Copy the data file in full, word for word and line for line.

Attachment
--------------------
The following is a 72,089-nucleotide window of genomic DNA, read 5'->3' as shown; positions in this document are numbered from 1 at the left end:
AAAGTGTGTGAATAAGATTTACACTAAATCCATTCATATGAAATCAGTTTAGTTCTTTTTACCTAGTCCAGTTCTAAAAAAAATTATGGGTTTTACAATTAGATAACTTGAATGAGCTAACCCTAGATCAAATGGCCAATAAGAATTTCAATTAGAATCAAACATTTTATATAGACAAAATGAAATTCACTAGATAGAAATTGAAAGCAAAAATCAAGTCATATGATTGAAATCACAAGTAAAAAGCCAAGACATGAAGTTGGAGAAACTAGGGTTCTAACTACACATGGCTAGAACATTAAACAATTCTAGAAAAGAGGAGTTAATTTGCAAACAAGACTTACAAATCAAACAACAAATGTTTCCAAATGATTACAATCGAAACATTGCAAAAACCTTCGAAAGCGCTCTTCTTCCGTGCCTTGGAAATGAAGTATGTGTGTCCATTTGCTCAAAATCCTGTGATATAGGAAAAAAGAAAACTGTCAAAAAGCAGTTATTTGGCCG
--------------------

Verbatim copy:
The following is a 72,089-nucleotide window of genomic DNA, read 5'->3' as shown; positions in this document are numbered from 1 at the left end:
AAAGTGTGTGAATAAGATTTACACTAAATCCATTCATATGAAATCAGTTTAGTTCTTTTTACCTAGTCCAGTTCTAAAAAAAATTATGGGTTTTACAATTAGATAACTTGAATGAGCTAACCCTAGATCAAATGGCCAATAAGAATTTCAATTAGAATCAAACATTTTATATAGACAAAATGAAATTCACTAGATAGAAATTGAAAGCAAAAATCAAGTCATATGATTGAAATCACAAGTAAAAAGCCAAGACATGAAGTTGGAGAAACTAGGGTTCTAACTACACATGGCTAGAACATTAAACAATTCTAGAAAAGAGGAGTTAATTTGCAAACAAGACTTACAAATCAAACAACAAATGTTTCCAAATGATTACAATCGAAACATTGCAAAAACCTTCGAAAGCGCTCTTCTTCCGTGCCTTGGAAATGAAGTATGTGTGTCCATTTGCTCAAAATCCTGTGATATAGGAAAAAAGAAAACTGTCAAAAAGCAGTTATTTGGCCG